Nationwide trends and outcomes associated with neoadjuvant therapy in pancreatic cancer: An analysis of 18 243 patients.
BACKGROUND: Neoadjuvant therapy has theoretical benefits for pancreatic cancer; however, its association with perioperative outcomes remains controversial. This study sought to evaluate variation in use of neoadjuvant therapy and outcomes following pancreatic resection. METHODS: The National Cancer Data Base (1998-2011) was queried for patients with Stage I or II pancreatic adenocarcinoma who underwent pancreaticoduodenectomy. Subjects were classified by use of neoadjuvant chemotherapy and/or radiation therapy. Factors associated with use of neoadjuvant therapy were evaluated, and outcomes were compared. RESULTS: A 18 243 patients were identified; 1375 (7.5%) received neoadjuvant therapy. From 1998 to 2011, use of neoadjuvant therapy increased from 4.3% to 17.0%. Patients receiving neoadjuvant therapy were younger (63.1 vs 66.1 years, P = 0.001) and more likely to receive treatment at an academic facility (64.4% vs 51.4%, P < 0.001). Patients who received neoadjuvant therapy were more likely to have negative margins (77.8% vs 85.5%), negative lymph nodes (42.9% vs 59.3%) and tumors confined to the pancreas (65.8% vs 70.6%, all P < 0.001). Patients receiving neoadjuvant therapy had lower 30-day mortality (2.0% vs 4.6%, P < 0.001) and readmission rates (7.4% vs 9.5%, P = 0.02). CONCLUSIONS: Neoadjuvant therapy use is increasing and associated with comparable short-term outcomes. Further studies are needed to identify patients who would benefit from neoadjuvant therapy.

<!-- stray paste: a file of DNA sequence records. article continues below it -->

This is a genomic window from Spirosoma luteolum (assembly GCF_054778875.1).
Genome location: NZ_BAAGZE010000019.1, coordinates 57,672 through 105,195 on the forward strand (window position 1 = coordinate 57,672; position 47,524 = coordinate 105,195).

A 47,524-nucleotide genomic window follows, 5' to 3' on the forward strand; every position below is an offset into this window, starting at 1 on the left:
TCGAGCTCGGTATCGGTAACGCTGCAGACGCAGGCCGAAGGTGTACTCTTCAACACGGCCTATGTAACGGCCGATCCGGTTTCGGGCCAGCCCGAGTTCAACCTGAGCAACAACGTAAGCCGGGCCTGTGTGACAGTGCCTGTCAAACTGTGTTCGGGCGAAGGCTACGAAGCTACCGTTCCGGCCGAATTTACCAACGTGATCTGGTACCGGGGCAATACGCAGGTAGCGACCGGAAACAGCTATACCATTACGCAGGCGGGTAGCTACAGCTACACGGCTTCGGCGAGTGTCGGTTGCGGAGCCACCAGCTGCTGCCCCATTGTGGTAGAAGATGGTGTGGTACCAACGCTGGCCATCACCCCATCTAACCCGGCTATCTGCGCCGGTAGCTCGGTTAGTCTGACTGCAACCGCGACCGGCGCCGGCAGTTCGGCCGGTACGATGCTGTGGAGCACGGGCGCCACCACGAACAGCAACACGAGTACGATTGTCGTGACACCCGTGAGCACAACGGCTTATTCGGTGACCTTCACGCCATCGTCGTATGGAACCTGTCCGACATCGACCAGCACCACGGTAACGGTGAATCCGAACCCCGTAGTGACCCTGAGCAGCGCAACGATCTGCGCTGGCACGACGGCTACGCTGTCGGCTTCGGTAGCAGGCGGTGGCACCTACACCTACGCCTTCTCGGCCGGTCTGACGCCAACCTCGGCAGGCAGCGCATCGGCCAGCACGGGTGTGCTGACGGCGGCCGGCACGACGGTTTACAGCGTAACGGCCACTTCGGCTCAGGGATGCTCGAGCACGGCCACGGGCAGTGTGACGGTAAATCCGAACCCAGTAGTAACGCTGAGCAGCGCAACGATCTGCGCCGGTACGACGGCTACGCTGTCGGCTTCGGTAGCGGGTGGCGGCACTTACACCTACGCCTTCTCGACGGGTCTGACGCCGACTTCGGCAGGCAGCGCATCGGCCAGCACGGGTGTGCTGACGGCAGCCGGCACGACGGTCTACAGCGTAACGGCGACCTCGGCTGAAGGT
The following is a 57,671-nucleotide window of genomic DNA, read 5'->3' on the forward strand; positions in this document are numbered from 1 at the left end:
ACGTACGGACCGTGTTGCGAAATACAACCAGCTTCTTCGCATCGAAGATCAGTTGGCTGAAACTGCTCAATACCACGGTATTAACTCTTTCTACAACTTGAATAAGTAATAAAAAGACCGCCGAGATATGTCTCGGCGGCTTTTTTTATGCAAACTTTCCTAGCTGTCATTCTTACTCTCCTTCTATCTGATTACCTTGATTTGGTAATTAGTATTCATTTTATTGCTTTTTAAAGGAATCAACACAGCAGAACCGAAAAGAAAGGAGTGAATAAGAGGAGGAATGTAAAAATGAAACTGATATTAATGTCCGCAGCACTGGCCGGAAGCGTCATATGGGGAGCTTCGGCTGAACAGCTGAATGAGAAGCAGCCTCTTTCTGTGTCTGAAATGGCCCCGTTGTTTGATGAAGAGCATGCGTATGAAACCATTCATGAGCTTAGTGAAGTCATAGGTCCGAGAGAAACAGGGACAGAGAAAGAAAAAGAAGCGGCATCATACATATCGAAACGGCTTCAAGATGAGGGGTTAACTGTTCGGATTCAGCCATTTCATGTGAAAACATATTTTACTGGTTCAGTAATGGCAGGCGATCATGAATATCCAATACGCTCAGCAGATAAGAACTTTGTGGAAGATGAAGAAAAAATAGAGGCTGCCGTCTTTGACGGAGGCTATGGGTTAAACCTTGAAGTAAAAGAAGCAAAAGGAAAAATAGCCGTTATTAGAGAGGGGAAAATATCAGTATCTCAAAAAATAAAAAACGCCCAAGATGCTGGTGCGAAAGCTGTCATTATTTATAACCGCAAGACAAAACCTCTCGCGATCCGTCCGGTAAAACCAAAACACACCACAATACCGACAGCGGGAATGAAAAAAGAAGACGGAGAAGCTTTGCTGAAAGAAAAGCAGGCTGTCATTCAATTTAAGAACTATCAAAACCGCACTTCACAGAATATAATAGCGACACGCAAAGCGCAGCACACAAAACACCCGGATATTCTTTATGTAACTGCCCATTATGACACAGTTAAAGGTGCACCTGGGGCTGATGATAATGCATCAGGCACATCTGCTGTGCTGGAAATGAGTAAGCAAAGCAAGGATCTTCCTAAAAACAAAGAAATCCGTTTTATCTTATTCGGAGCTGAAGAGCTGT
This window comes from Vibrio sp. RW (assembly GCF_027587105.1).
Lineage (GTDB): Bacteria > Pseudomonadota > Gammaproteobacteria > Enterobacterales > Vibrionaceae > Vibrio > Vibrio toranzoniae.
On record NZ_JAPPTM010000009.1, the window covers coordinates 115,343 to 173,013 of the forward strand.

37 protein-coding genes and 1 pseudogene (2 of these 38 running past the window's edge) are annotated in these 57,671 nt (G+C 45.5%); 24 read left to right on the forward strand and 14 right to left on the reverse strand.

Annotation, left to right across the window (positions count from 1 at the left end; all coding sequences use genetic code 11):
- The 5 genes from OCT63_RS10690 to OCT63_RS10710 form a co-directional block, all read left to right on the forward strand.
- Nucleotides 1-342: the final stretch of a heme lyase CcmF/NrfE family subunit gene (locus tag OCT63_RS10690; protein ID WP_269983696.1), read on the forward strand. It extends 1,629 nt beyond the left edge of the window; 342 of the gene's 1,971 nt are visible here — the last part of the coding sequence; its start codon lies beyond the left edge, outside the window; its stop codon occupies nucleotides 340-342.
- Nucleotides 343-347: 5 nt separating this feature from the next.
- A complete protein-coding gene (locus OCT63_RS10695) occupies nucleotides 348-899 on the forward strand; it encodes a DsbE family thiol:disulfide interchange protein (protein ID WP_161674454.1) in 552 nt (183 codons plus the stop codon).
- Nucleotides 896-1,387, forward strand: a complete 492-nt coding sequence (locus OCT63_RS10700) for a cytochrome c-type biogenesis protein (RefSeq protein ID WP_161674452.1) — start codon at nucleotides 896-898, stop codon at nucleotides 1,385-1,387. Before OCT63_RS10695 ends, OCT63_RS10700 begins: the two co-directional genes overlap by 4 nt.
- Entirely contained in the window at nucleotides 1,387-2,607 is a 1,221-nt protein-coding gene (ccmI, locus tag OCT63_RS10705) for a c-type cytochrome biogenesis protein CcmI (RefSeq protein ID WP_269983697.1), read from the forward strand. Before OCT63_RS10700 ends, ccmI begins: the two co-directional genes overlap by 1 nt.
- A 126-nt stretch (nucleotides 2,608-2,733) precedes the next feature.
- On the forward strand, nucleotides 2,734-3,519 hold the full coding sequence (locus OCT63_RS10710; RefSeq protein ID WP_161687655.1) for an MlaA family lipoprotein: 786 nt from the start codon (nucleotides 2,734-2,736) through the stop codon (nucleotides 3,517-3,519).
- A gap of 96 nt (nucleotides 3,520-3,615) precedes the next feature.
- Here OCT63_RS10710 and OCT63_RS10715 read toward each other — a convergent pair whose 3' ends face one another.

Youngwirth, LM; Nussbaum, DP; Thomas, S; Adam, MA; Blazer, DG; Roman, SA; Sosa, JA
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